Thomas Fazi – Mario Draghi is the problem, not the solution

Why would the bodily incarnation of neoliberalism represent a solution to Italy’s woes?

Thomas Fazi is a writer, journalist and translator. His latest book ‘Reclaiming the State’ is published by Pluto Press.

This is an extended and updated version of an article originally published in UnHerd

Image result for wikimedia commons draghi

Today’s vote of confidence in the lower house of Parliament, the Chamber of Deputies, which follows yesterday’s vote in the Senate, will officially mark the beginning of Italy’s new government, led by former ECB president Mario Draghi. It’s little more than a formality at this point, given his cross-party support.

This comes on the heels of Matteo Renzi’s decision to pull the plug on the Conte II government, comprising chiefly the Five Star Movement (M5S) and the Democratic Party (PD. There’s been much speculation about Renzi’s move. Is this the unintended consequence of a failed gamble on his part, possibly aimed at gaining more leverage within a “renewed” Conte administration? Or was this his intended outcome all along? I think the latter scenario is the more likely one; Renzi is a lot of things, but stupid he ain’t. According to several sources, in fact, Draghi was directly involved in the machinations that led Conte to step aside, with Renzi eventually moving away only once he had obtained reassurance from Draghi (and, one must assume, president Mattarella himself) that the former central banker was ready to step in.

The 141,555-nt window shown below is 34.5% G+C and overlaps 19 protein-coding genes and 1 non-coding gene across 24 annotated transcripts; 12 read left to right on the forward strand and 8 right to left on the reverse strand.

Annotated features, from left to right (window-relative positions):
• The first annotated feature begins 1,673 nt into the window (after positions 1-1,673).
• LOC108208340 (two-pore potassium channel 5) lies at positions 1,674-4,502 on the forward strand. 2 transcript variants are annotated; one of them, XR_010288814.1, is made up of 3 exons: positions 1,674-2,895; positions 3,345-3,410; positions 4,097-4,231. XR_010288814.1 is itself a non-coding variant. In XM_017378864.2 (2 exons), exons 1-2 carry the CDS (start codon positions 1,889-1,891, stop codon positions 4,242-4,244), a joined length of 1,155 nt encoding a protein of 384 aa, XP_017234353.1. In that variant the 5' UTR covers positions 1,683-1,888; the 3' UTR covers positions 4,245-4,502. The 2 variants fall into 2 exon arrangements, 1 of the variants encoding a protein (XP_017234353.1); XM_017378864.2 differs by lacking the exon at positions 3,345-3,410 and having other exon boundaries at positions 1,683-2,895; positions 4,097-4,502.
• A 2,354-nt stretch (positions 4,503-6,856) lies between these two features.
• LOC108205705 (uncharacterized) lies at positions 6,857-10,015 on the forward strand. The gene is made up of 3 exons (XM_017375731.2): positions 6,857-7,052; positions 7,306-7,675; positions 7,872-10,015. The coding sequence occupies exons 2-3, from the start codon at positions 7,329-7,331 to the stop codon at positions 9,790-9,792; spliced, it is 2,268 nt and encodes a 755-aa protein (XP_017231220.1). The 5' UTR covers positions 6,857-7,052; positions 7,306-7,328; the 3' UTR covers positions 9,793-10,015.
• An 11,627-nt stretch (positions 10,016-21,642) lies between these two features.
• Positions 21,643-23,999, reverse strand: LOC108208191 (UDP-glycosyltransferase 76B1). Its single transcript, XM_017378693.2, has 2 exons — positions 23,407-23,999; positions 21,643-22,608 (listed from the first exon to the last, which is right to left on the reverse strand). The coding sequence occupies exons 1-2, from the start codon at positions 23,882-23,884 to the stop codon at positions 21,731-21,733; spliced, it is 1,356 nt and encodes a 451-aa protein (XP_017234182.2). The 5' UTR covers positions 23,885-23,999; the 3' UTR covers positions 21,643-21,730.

An even bigger question, then, is why Draghi is now willing to risk dragging his now-immaculate, larger-than-life reputation through the blood, sweat, and tears of day-to-day politics, when he could have waited another year to easily scoop up the seat of new president of the Republic? This position is an “institutional”, purportedly “non-partisan” role much more befitting for someone with Draghi’s CV and one that he is currently the favourite candidate for (given the current composition of Parliament). Is it, as left-leaning and Conte-supporting commentators argue, because Conte government’s timid social-interventionist measures – a temporary ban on layoffs, the part-renationalisation of highways operator Autostrade per l’Italia and bailing out of national carrier Alitalia – incurred the wrath the country’s business and financial elites?